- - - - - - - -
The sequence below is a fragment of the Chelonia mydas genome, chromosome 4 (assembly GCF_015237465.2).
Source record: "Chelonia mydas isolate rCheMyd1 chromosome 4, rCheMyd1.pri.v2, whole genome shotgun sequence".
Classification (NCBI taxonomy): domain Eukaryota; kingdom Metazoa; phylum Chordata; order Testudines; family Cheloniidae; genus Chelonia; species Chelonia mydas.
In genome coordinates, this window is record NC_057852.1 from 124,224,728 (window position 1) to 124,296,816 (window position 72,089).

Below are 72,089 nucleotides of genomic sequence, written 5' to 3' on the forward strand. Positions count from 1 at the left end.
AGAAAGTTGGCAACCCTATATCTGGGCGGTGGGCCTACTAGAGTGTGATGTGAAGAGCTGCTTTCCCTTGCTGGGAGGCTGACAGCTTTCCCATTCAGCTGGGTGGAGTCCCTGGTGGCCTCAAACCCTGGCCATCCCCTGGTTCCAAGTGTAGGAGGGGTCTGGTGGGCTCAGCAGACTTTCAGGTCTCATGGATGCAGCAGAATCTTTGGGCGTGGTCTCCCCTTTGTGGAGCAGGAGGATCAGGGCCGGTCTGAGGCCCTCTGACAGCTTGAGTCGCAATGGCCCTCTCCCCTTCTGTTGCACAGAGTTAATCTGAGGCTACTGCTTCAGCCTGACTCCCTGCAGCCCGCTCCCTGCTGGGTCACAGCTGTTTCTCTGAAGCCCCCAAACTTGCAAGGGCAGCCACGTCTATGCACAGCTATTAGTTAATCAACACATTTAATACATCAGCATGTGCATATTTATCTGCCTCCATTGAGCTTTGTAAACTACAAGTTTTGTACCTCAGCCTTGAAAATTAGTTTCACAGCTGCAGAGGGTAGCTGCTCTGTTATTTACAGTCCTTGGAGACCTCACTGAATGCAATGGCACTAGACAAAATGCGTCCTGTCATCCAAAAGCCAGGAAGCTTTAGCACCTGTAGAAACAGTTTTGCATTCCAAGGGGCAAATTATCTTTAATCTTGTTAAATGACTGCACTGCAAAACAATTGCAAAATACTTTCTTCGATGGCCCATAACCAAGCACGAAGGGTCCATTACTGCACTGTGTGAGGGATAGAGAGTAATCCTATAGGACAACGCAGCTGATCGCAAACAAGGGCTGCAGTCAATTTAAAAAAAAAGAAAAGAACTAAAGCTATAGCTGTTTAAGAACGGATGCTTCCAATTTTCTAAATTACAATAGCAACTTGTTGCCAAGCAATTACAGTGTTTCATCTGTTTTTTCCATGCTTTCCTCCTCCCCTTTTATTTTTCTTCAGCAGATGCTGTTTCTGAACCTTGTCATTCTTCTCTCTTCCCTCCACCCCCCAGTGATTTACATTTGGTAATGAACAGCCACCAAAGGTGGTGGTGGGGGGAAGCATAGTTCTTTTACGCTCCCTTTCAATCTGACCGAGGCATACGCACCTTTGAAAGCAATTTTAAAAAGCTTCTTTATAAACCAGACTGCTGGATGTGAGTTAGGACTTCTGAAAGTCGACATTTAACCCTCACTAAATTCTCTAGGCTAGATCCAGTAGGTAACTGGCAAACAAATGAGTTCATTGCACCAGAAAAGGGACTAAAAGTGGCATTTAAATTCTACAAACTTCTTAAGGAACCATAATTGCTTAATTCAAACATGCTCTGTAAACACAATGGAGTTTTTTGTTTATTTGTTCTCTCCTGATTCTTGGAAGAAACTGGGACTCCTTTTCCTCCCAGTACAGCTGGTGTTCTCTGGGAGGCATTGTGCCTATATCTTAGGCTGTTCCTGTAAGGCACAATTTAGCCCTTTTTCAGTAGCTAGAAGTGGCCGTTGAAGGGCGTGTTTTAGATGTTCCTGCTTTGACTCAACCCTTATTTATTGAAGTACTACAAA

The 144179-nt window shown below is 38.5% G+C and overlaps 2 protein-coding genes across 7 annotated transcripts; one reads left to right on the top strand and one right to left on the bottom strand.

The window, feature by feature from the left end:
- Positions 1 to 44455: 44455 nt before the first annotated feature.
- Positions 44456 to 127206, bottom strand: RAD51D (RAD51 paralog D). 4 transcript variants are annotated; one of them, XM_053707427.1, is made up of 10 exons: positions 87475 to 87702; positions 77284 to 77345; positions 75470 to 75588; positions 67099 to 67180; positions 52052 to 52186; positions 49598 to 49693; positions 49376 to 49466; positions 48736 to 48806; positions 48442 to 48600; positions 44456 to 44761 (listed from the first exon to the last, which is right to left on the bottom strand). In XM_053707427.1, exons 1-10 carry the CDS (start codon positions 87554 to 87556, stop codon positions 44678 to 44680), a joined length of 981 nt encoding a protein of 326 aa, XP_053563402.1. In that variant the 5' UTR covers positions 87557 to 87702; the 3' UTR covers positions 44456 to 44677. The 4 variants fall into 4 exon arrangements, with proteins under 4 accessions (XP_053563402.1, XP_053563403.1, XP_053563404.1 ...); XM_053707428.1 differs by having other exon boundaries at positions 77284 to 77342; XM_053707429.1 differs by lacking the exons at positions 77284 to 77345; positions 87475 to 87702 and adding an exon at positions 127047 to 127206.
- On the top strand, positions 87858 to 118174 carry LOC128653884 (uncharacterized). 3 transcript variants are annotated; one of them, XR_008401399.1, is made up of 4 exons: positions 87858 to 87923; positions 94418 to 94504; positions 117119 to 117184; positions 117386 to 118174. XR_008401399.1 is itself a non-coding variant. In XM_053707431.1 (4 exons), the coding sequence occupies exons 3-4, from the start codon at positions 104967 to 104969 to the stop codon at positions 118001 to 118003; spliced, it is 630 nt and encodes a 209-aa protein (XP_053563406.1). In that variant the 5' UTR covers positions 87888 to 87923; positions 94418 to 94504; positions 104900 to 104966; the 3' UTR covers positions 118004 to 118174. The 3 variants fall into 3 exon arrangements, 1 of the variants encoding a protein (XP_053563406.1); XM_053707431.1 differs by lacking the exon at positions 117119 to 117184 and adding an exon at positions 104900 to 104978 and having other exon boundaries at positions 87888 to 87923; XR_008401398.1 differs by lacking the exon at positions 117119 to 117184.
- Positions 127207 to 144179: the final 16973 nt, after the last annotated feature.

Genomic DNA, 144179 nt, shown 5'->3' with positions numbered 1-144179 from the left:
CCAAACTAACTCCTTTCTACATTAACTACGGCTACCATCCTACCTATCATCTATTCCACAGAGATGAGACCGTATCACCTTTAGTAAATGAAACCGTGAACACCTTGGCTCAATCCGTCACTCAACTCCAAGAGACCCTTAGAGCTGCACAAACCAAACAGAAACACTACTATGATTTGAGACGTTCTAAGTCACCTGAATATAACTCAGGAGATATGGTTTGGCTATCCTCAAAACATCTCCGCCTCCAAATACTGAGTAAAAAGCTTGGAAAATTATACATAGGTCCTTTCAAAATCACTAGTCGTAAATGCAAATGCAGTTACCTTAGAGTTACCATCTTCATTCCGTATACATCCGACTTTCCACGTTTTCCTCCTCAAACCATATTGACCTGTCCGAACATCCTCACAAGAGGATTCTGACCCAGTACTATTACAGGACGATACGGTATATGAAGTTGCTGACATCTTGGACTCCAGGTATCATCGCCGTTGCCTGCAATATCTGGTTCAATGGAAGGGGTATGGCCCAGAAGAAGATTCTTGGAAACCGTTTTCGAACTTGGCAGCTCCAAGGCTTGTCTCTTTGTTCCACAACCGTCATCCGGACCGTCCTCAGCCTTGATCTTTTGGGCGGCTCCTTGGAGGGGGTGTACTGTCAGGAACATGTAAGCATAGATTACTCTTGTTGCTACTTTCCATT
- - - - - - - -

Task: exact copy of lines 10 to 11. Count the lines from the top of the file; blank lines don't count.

- Positions 44456 to 127206, bottom strand: RAD51D (RAD51 paralog D). 4 transcript variants are annotated; one of them, XM_053707427.1, is made up of 10 exons: positions 87475 to 87702; positions 77284 to 77345; positions 75470 to 75588; positions 67099 to 67180; positions 52052 to 52186; positions 49598 to 49693; positions 49376 to 49466; positions 48736 to 48806; positions 48442 to 48600; positions 44456 to 44761 (listed from the first exon to the last, which is right to left on the bottom strand). In XM_053707427.1, exons 1-10 carry the CDS (start codon positions 87554 to 87556, stop codon positions 44678 to 44680), a joined length of 981 nt encoding a protein of 326 aa, XP_053563402.1. In that variant the 5' UTR covers positions 87557 to 87702; the 3' UTR covers positions 44456 to 44677. The 4 variants fall into 4 exon arrangements, with proteins under 4 accessions (XP_053563402.1, XP_053563403.1, XP_053563404.1 ...); XM_053707428.1 differs by having other exon boundaries at positions 77284 to 77342; XM_053707429.1 differs by lacking the exons at positions 77284 to 77345; positions 87475 to 87702 and adding an exon at positions 127047 to 127206.
- On the top strand, positions 87858 to 118174 carry LOC128653884 (uncharacterized). 3 transcript variants are annotated; one of them, XR_008401399.1, is made up of 4 exons: positions 87858 to 87923; positions 94418 to 94504; positions 117119 to 117184; positions 117386 to 118174. XR_008401399.1 is itself a non-coding variant. In XM_053707431.1 (4 exons), the coding sequence occupies exons 3-4, from the start codon at positions 104967 to 104969 to the stop codon at positions 118001 to 118003; spliced, it is 630 nt and encodes a 209-aa protein (XP_053563406.1). In that variant the 5' UTR covers positions 87888 to 87923; positions 94418 to 94504; positions 104900 to 104966; the 3' UTR covers positions 118004 to 118174. The 3 variants fall into 3 exon arrangements, 1 of the variants encoding a protein (XP_053563406.1); XM_053707431.1 differs by lacking the exon at positions 117119 to 117184 and adding an exon at positions 104900 to 104978 and having other exon boundaries at positions 87888 to 87923; XR_008401398.1 differs by lacking the exon at positions 117119 to 117184.